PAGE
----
It used to be that the only reputable research was academic studies that involved hidden research methods and concealing of findings until published later in scholarly journals. With many universities having a “publish or parish” mentality, faculty and scholars took careful steps to conceal research in desk drawers promoting a very un-collaborative environment.
However, research is changing, and the ability to search and share data and information is quite different as other platforms are helping scholars organize and navigate data. One such platform is Mendeley, who is changing the world of research for the better.
Mendeley is one of the world’s largest research collaboration platforms, used by more than 1.6 million researchers worldwide. It is a free reference manager and academic social network that helps its users organize research, collaborate online and discover new research trends.
The online community provides real-time statistics, trends by research area, and recommendations for related research based on its crowd-sourced database of approximately 250 million research documents. The company gives control of research data back to the community in an effort to make research more collaborative, open, and efficient.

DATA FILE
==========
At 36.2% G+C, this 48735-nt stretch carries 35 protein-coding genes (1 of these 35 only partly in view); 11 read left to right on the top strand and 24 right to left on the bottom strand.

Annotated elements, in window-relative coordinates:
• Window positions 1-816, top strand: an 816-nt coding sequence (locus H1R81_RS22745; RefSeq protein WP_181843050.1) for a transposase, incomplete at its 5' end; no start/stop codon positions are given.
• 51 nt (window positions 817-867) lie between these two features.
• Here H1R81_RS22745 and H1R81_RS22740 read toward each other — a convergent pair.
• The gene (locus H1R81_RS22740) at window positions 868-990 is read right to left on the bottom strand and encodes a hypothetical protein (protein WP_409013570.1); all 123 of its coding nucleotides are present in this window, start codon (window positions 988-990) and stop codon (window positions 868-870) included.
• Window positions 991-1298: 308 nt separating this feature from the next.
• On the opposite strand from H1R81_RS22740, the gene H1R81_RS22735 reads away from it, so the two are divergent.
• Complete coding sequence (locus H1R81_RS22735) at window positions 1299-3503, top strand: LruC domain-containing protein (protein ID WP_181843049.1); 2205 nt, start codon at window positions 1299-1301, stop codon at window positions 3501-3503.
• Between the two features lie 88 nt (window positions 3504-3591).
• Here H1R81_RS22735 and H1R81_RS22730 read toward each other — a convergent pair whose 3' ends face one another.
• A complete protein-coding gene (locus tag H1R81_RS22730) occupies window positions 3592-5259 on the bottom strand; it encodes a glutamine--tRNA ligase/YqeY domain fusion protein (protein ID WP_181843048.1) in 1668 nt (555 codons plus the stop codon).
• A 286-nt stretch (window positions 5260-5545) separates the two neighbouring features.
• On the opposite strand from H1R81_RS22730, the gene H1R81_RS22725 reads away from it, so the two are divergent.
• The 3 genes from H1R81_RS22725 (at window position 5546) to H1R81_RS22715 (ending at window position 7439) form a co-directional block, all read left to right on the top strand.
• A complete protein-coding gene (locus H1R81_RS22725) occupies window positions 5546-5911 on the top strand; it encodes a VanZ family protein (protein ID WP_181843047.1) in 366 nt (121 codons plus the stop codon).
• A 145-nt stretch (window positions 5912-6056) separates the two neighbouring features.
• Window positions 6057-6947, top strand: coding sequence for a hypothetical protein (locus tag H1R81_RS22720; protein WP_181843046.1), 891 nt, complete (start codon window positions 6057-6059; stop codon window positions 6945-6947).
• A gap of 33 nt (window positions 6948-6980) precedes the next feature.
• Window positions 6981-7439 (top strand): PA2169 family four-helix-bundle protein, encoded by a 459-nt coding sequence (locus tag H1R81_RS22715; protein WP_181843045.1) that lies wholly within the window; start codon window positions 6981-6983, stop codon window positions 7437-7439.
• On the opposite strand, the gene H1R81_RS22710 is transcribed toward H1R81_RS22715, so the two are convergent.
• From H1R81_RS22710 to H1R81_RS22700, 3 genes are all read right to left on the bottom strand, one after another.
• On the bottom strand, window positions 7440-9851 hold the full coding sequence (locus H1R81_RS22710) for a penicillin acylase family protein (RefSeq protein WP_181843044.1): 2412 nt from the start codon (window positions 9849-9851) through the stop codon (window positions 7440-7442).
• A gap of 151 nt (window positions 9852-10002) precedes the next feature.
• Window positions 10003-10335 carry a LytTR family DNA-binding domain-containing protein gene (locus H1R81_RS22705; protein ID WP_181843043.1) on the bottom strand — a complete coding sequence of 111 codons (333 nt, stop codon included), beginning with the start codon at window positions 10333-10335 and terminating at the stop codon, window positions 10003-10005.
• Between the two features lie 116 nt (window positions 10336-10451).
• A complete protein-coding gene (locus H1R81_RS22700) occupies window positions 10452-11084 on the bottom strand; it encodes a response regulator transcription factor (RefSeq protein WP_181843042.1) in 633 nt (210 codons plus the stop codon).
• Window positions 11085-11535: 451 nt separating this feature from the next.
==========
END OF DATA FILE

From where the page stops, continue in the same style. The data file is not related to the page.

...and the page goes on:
Mendeley has one of the largest research databases in the world and now they are using the power of crowdsourcing, which involves outsourcing tasks to groups of undefined online users, to connect people with similar interests and highlight and recommends related papers for reading that might have been missed.
Its crowdsourcing research mentality is now producing real-time data on content usage and providing brand new insights into how academics collect, read, share, and annotate research. What is this significant and how does it relate to traditional academic research? This new process of research presents a possible future for academic research where the focus is on collective knowledge. They are changing the way the research process occurs and are opening the doors of academic data to all researchers.
In addition, apps built using Mendeley’s crowdsourced data are providing a greater understanding of content consumption and new metrics that measure the impact of research.
It is an exciting time when research – especially that which is academic in nature – has found a new way to reach people and is more accessible to all interested parties. The new method is a great compliment to traditional survey research, both online and offline. It will be interesting to see how universities and research institutions respond to Mendeley’s successful crowdsourcing approach when conducing research in the near future.